Getting funding from your friends and family can sound like a good idea – in theory. It’s not unpopular, as there’s even a term for it, called the “friends and family funding round.” Your friends and family are often your first supporters, and they believe in your business from the start. So, why wouldn’t they make good investors?
In a 1998 episode of the sitcom, Fraiser, Dr. Frasier Crane lends his producer and best friend, Roz, $1,500 to help her with being a new and single mother. When he finds out she did several questionably luxurious things directly afterward (going to the spa, buying new shoes, etc.), he questions her motives and becomes suspicious of her spending. After all, she was just complaining about how she was strapped for cash. He then snoops around her business and creates a rift in their friendship.
It turns out Roz had a good excuse for her spending (the spa day was a present from her mother, the shoes she had a store credit for), but this example illustrates the problems that can present themselves if you borrow money from someone you know and love. When done improperly, It can cause stress and suspicion, not to mention rifts in relationships.
They say your family has to love you, but they don’t necessarily have to express it in the form of monetary value. It’s always a sticky situation to accept money from friends and relatives. But still, getting funding from your friends and family can be tempting when you need starting capital, and you’re not likely to get it from a bank or formal lender yet. If you plan on getting early funding from those close to you, here are some things to keep in mind.
Formality is Key
When you’re borrowing funding from friends and family, it’s a good idea to remain formal about it. Even though your daily interactions may be casual, don’t fall into that same routine with business interactions. No matter how close you are – whether it be your now-rich college roommate who owns a successful tech business, or your father giving you some of his retirement savings – it’s better to keep it strictly business.
If you choose to take a loan, treat it like you would any other loan and make formal payments. Even if they insist that you don’t need to pay it back immediately, it’s always smart to structure their loan as you would a loan from a bank. Figure out payments and pay them back on a time schedule. That way, it’ll let them know you’re not taking their money for granted.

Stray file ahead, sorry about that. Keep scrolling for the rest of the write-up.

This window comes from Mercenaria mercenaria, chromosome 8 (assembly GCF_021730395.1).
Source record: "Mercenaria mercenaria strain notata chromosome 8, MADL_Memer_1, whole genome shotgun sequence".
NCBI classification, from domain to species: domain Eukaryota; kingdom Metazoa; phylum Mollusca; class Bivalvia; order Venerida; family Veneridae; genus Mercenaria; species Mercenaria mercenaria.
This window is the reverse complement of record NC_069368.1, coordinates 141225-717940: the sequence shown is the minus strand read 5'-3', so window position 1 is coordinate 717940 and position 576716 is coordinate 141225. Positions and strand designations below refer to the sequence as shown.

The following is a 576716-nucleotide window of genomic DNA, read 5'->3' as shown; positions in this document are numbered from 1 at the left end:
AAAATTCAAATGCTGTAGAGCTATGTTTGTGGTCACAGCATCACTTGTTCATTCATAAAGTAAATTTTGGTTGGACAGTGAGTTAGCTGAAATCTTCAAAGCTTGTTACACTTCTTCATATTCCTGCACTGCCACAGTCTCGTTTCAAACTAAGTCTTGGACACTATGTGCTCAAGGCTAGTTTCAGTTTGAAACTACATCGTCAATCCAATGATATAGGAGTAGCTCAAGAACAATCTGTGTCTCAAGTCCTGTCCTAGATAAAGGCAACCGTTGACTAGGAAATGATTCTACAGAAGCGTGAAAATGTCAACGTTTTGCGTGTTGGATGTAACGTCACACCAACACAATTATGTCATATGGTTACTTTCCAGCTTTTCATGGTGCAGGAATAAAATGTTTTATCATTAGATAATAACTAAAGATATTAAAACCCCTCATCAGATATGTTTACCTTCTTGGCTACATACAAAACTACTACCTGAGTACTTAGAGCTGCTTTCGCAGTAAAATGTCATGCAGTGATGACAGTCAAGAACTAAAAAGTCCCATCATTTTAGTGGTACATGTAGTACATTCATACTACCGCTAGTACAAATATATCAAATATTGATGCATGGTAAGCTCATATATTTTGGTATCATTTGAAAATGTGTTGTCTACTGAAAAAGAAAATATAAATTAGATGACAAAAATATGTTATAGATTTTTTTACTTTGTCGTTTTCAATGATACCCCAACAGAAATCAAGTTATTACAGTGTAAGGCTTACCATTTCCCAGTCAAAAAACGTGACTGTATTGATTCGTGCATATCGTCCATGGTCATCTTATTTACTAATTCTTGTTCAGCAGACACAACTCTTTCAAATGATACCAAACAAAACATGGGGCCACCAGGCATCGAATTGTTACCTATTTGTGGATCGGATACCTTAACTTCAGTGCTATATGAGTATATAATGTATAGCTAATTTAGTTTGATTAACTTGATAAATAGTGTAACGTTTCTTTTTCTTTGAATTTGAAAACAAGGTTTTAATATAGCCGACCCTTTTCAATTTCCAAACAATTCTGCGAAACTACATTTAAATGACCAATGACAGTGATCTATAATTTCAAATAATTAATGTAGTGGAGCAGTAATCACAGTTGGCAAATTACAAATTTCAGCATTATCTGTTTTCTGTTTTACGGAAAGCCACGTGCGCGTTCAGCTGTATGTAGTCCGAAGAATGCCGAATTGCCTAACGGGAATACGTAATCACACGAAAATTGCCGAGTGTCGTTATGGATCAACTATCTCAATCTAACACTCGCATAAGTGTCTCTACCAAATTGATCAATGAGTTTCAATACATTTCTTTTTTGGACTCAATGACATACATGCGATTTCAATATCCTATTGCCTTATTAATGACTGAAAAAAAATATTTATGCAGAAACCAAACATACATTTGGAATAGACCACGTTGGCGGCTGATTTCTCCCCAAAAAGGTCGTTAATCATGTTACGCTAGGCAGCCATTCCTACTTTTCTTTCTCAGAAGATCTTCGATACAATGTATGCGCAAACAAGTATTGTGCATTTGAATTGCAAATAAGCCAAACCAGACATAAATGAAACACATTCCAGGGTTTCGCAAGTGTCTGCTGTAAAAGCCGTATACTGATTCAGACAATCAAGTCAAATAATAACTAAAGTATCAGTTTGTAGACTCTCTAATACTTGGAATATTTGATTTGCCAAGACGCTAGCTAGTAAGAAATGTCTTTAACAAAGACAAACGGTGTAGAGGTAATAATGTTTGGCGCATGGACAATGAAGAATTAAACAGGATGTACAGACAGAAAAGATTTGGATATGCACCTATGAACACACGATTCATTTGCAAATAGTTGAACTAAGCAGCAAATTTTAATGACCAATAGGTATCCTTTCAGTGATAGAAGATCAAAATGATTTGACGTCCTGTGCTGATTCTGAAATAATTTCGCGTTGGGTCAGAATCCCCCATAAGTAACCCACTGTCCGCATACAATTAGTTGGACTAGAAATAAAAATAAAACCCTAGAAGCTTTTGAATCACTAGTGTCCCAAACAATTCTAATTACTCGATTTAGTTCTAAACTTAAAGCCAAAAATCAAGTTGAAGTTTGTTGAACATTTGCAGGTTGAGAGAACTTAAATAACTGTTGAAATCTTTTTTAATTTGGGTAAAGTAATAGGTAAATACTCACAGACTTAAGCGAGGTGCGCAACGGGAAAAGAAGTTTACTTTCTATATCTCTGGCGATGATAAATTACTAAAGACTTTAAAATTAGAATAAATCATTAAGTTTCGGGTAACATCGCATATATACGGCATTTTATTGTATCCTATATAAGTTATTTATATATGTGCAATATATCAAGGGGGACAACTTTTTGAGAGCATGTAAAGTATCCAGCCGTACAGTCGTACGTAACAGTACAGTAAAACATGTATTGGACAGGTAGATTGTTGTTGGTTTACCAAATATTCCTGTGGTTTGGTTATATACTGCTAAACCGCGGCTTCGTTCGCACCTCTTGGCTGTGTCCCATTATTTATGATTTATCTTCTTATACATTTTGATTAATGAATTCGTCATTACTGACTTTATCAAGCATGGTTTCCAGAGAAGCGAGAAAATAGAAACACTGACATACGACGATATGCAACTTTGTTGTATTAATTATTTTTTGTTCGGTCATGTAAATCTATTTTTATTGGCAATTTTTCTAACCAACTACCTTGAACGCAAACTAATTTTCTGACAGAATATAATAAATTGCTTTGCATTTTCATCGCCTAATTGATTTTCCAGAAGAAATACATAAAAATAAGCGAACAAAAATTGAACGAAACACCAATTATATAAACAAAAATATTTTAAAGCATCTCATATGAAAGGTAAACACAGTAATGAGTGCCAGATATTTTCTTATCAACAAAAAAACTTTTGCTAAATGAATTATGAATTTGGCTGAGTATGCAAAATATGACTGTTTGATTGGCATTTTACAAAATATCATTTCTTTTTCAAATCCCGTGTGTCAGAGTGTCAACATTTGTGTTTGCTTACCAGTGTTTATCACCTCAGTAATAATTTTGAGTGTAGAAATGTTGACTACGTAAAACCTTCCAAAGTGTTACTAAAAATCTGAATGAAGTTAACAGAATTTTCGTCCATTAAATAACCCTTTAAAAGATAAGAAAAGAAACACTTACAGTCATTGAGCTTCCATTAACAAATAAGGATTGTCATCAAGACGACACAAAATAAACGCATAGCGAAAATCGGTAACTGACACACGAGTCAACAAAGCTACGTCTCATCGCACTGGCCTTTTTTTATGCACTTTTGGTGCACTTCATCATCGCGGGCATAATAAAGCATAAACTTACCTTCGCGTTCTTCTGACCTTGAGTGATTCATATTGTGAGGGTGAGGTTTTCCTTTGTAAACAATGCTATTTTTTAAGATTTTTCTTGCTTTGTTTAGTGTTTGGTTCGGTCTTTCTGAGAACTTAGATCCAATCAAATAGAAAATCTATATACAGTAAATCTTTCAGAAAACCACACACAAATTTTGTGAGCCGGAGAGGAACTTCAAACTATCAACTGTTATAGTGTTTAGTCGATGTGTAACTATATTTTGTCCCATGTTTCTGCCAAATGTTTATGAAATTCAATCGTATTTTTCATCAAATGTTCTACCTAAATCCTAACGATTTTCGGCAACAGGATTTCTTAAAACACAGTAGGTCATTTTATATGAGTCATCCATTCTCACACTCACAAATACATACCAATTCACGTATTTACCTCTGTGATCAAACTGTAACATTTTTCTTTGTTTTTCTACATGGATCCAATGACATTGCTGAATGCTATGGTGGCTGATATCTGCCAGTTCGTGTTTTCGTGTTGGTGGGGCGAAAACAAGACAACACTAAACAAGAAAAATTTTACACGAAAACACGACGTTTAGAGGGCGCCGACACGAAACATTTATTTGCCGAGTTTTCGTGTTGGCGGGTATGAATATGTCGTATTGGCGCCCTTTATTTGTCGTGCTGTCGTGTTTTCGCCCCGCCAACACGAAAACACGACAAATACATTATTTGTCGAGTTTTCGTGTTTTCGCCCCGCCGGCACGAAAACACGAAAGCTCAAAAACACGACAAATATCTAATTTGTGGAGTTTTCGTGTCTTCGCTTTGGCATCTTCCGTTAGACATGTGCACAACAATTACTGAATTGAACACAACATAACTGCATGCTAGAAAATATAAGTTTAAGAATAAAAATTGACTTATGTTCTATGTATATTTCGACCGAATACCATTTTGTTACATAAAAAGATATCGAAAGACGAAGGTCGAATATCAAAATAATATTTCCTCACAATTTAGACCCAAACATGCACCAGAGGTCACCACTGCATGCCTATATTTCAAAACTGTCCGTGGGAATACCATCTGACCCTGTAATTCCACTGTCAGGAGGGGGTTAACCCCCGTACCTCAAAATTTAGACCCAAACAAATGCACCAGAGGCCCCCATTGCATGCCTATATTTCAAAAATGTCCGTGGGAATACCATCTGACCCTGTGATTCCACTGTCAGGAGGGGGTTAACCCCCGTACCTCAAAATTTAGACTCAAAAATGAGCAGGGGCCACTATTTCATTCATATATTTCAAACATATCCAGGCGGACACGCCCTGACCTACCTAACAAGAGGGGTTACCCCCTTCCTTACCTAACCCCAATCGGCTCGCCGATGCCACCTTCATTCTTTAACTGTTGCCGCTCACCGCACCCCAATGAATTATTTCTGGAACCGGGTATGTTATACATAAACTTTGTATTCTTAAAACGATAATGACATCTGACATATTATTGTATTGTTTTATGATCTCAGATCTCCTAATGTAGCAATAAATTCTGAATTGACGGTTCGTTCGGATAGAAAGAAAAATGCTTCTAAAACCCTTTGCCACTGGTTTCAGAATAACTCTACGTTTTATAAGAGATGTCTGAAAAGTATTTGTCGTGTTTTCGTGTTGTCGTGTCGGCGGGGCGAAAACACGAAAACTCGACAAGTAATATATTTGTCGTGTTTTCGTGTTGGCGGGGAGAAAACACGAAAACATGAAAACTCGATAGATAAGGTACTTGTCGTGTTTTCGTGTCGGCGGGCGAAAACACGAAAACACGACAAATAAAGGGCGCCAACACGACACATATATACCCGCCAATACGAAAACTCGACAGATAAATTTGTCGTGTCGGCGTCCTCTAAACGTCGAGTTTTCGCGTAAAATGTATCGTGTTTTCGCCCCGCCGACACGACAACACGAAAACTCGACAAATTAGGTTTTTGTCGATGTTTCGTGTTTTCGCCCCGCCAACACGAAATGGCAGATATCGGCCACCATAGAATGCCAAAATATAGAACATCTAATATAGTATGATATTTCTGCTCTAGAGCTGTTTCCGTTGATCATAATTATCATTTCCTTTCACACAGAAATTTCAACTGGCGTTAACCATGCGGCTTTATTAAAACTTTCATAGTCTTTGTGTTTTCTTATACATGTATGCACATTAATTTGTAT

It is recommended to come up with some sort of written agreement. You can create it yourself, or you could use a lawyer. There are multiple websites that can help you out with this, such as DocuSign. This is advised just so you have a record and track of what’s been said and agreed to, and proof just in case the deal is disputed.
Equity via Friends and Family Funding
Instead of a loan, you could treat friends and family funding as you would that from a venture capitalist or an investor. By giving them equity in your company, you’re making sure they get paid back later on, but not by way of a loan. They’ll get a percentage of ownership in your business, and eventually, if you become profitable or are acquired by another business, they receive a profit.
This is more formal than borrowing money from them, and it’s advised you involve a lawyer to draft a convertible note. This will likely mean that, in the future, these people will be shareholders in your company, but the rate will most likely be determined later on in a Series A funding round or seed round.
At the beginning of starting a business, it’s nearly impossible to determine what the value will be. Since you’re not usually making revenue yet, predicting the future is hard. That’s why you need money from relatives in the first place. Don’t try to over-sell your business, because that’s setting you up for disappointment with your friends and family. It’s alright to be optimistic, but not misleading.
It’s your responsibility, as a new business, to detail the losses that could be involved when it comes to investing or loaning money. Don’t try to lure people in with the promise that they’ll make a ton of money off of your business. Don’t try to sound revolutionary. You don’t want to burn bridges by not being fully transparent with those who believe in your company. It will always come back on you for accepting the money. You don’t want to end up on Judge Judy.
Please, Do Your Research
Don’t just take money from anyone. Try people with a professional and business background. Also, on your side, make sure you research all the things you need to know when starting a business. Have a plan. If you don’t invest time and effort into starting your business, why would you expect anyone else to invest their money in it?
If you’re not really feeling the friends and family route, or don’t want to risk tensions within personal relationships, there are other options for business funding. If you’re looking for a more traditional way to fund your business that doesn’t require this process, you might want to look into traditional loans or lines of credit. The SBA even has a microloan program for brand-new businesses.
If you’re curious about other funding options, FaaSfunds is here to help you out. We offer a loan and credit marketplace to find the best option for your business, and a specialist to answer any and all of your questions.